With all the state-of-the-art audio enhancements that you can rig your car with, nothing can still beat the dependability of a car FM/AM radio. You may already have a highly-efficient and outstanding stereo system with all the perks like a killer MP3 and CD player but having a radio signal can keep you up to date with the traffic, give you the latest news and entertaining music from your local FM/AM radio stations.
But having a good radio signal still depends on having a dependable antenna. Without it, your radio is nothing. A car antenna, which can be any electronic structure that is made to radiate or receive radio signals and other electromagnetic waves, is a must for every car.
You may say that your vehicle's stock antenna will do but it won't last that long, may be four to six years. They won't even last that long if you live near the ocean where the salty sea air can easily corrode it. A rusted antenna needs to be immediately replaced because, it won't work that efficiently. And if you're thinking of changing your antenna or even your antenna mast, be sure to get a power antenna or even a high-gain antenna for a sure signal. Also be sure to take note of the materials that were used on the antenna for these can make a big difference on the antenna's reception quality.
Car Antenna Buyer's Guide
- Radios were once the main sources of entertainment, and as such, they made their way into automobiles.
- Car antennas used to be made out of stainless steel, however, newer ones are now made from a silicon and rubber mix.
- There are three types of antenna shapes: tubular, tubular wired, and sharkfin. The main differences between the three are aesthetics and a little bit of aerodynamics.
- There are three ways one might install car antennas: using a screw, adhesive, or bolt-on.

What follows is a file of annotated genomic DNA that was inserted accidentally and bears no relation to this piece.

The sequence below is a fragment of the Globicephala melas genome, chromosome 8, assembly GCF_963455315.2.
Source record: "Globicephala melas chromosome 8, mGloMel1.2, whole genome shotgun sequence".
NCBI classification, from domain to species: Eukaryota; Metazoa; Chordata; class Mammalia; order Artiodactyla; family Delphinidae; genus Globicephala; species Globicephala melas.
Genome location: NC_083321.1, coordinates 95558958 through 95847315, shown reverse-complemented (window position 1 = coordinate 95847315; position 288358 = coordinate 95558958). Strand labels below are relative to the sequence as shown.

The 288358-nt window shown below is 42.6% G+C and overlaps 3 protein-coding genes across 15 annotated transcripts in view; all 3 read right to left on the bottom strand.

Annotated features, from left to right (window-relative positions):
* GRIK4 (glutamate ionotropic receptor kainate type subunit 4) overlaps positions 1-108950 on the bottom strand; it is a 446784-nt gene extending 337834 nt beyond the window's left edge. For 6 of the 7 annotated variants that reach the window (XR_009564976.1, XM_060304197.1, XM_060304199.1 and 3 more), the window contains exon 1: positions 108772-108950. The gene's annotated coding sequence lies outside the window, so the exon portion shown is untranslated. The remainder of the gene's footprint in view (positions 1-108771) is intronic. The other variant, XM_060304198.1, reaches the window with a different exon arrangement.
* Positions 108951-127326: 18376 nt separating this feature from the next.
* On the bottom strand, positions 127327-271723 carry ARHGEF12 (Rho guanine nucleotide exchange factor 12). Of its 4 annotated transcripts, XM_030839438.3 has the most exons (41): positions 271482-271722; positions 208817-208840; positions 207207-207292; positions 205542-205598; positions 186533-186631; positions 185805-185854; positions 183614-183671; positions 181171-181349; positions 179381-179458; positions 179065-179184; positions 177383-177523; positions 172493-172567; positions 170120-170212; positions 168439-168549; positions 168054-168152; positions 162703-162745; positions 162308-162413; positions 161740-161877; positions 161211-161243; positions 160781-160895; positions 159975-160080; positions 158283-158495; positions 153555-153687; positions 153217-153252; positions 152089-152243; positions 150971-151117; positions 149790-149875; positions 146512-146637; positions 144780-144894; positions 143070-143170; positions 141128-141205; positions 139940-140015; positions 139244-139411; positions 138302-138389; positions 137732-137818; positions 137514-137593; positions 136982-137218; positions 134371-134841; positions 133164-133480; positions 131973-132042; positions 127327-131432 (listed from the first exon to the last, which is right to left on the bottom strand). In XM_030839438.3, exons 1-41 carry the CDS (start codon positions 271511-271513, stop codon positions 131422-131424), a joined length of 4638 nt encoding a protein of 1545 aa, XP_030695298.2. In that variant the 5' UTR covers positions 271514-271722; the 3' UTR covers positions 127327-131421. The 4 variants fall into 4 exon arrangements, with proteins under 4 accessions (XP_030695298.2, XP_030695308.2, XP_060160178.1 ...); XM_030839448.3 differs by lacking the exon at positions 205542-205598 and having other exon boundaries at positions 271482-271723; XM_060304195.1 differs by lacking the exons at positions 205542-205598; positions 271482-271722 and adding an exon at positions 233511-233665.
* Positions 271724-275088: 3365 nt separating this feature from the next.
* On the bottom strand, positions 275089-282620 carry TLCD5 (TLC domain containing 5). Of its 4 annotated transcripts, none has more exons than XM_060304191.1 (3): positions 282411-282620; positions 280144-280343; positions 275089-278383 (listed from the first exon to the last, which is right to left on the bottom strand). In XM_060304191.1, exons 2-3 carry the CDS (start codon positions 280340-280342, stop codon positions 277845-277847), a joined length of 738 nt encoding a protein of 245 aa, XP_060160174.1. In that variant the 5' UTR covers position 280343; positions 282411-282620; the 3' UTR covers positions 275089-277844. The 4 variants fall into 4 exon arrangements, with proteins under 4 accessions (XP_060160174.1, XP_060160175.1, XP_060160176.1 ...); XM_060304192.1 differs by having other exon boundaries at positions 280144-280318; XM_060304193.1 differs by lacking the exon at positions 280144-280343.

- Finding the right fit is a necessity when you’re not purchasing a universal fit antenna. CarParts.com has filters that help you narrow down your choices to your car’s year, make, and model.
Before the online streaming platforms of today, people used to spend their time watching the television. However, before the television, the radio was the main source of entertainment. Due to that fact, it was inevitable that it would make its way into automobiles. Until today, radios come as standard in any vehicle, regardless of make and model.
While radios are still in place, car antennas will still need to be installed on cars in order for the radios to pick up radio waves transmitted by the stations. However, did you know that car antennas don’t have to be a straight piece of chrome-wrapped stainless steel? The technologies of today allow consumers to personalize their needs and purchase different types of antennas for different types of people.
What are car antennas made of?
As mentioned above, antennas used to be collapsable rods of stainless steel. This configuration allowed for quick removal and easy storage whenever you wouldn’t need your antenna. Eventually, this style evolved, allowing the antenna to be built into your car’s trunk or roof, depending on your car’s year, model, and make. Withdrawn whenever it wasn’t needed, and appearing whenever you turned on your car radio.